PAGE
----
In a recent research article in The Journal of Allergy and Clinical Immunology (JACI), Silverwood and associates examined whether adults with atopic eczema had greater risk of death, both overall and from specific causes, than adults without atopic eczema in a UK cohort, and whether mortality differed by atopic eczema severity or activity.
Primary Care Patients
They conducted a population-based study using data from UK primary care electronic healthcare records from 1998 to 2016 with linked information about hospitalization and deaths.
A total of 526,736 individuals with atopic eczema were matched to 2,567,872 individuals without atopic eczema. The median age at entry to the study was 41.8 years and the median duration of follow up was 4.5 years.
Silverwood et al found limited evidence of increased overall mortality in those with atopic eczema (4 percent increase), but somewhat greater differences (8-14 percent) for deaths due to infectious, digestive and genitourinary causes.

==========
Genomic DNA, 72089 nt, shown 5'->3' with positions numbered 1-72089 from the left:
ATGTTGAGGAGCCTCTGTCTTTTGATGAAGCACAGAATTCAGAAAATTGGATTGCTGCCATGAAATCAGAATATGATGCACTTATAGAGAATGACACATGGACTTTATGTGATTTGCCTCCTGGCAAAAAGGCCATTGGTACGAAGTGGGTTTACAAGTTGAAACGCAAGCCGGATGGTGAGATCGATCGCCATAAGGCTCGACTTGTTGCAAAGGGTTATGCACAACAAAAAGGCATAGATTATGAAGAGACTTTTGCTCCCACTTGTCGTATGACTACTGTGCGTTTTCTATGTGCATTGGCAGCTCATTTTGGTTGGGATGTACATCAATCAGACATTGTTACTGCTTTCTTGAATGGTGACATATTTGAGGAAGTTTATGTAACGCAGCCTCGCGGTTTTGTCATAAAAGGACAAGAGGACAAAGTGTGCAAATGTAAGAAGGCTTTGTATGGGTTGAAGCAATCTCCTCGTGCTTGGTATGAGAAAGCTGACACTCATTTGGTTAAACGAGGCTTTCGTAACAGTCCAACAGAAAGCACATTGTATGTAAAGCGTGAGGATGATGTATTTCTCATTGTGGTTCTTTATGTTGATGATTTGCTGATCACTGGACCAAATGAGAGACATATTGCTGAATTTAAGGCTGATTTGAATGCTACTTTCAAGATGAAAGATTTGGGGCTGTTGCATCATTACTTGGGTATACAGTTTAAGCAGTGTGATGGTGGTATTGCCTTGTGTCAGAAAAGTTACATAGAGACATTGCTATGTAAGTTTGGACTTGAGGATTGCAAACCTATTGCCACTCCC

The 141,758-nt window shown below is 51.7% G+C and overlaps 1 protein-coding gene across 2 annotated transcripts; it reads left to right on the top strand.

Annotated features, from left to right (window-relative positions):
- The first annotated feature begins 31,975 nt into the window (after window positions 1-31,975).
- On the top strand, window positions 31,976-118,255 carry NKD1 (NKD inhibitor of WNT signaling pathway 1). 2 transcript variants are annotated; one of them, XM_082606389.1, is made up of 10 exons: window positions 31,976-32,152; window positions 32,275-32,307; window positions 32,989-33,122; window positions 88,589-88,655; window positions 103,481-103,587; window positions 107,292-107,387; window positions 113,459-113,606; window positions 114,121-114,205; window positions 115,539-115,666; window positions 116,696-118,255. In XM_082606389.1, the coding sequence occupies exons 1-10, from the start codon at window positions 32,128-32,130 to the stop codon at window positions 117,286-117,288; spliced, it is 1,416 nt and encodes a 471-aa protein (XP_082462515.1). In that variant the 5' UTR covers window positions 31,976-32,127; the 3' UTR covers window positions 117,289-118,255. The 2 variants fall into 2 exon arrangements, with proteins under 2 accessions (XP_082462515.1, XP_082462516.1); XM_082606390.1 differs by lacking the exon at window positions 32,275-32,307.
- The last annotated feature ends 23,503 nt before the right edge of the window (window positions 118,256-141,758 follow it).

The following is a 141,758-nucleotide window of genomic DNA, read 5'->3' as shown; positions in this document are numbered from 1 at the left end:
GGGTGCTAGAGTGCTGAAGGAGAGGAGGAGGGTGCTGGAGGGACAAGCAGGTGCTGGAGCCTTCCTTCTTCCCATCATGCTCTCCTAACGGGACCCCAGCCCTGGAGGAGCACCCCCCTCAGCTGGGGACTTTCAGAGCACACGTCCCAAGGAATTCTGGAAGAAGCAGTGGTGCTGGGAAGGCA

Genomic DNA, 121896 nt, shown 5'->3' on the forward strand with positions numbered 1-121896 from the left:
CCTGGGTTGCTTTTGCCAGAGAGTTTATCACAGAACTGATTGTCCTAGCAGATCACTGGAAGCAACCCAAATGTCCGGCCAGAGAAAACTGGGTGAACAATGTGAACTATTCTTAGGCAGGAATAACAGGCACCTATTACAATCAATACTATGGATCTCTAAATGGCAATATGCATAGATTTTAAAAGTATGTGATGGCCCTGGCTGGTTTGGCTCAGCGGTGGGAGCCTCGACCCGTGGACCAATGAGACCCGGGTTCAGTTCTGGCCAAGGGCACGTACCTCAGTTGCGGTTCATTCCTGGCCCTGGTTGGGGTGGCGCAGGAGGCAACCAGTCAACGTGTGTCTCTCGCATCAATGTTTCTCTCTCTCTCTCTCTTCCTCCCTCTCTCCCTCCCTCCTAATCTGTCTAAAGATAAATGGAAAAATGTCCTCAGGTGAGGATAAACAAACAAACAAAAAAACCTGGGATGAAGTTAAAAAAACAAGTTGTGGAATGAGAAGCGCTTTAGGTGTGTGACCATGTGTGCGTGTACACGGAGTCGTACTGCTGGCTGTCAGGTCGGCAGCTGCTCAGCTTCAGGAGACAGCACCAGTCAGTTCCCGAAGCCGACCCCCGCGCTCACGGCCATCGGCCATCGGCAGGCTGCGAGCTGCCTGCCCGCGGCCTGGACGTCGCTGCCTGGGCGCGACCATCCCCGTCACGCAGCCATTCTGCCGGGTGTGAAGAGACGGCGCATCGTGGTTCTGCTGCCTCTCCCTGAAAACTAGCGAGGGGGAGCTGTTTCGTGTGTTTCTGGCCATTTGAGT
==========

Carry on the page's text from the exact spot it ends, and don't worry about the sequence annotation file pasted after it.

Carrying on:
62 Percent Increase in Risks
However, they found that mortality risk increased with eczema severity and activity. For example, patients with severe atopic eczema had a 62 percent increased risk of death compared to those without eczema, with the strongest associations for infectious, respiratory and genitourinary causes.
This study found severe and mostly active atopic eczema to be associated with an increased risk of mortality. It used information captured during routine clinical care and showing associations in such observational studies is not the same as saying eczema causes increased mortality.
People with severe atopic eczema deserve thorough health assessments, including preventative approaches. Useful next steps would be to improve our understanding of the likely causes of this increased mortality in severe or mostly active atopic eczema, including assessing whether use of systemic treatments to reduce inflammation can decrease mortality.
Source: Silverwood RJ, et al. "Atopic eczema in adulthood and mortality: UK population–based cohort study, 1998-2016." The Journal of Allergy and Clinical Immunology January 2021.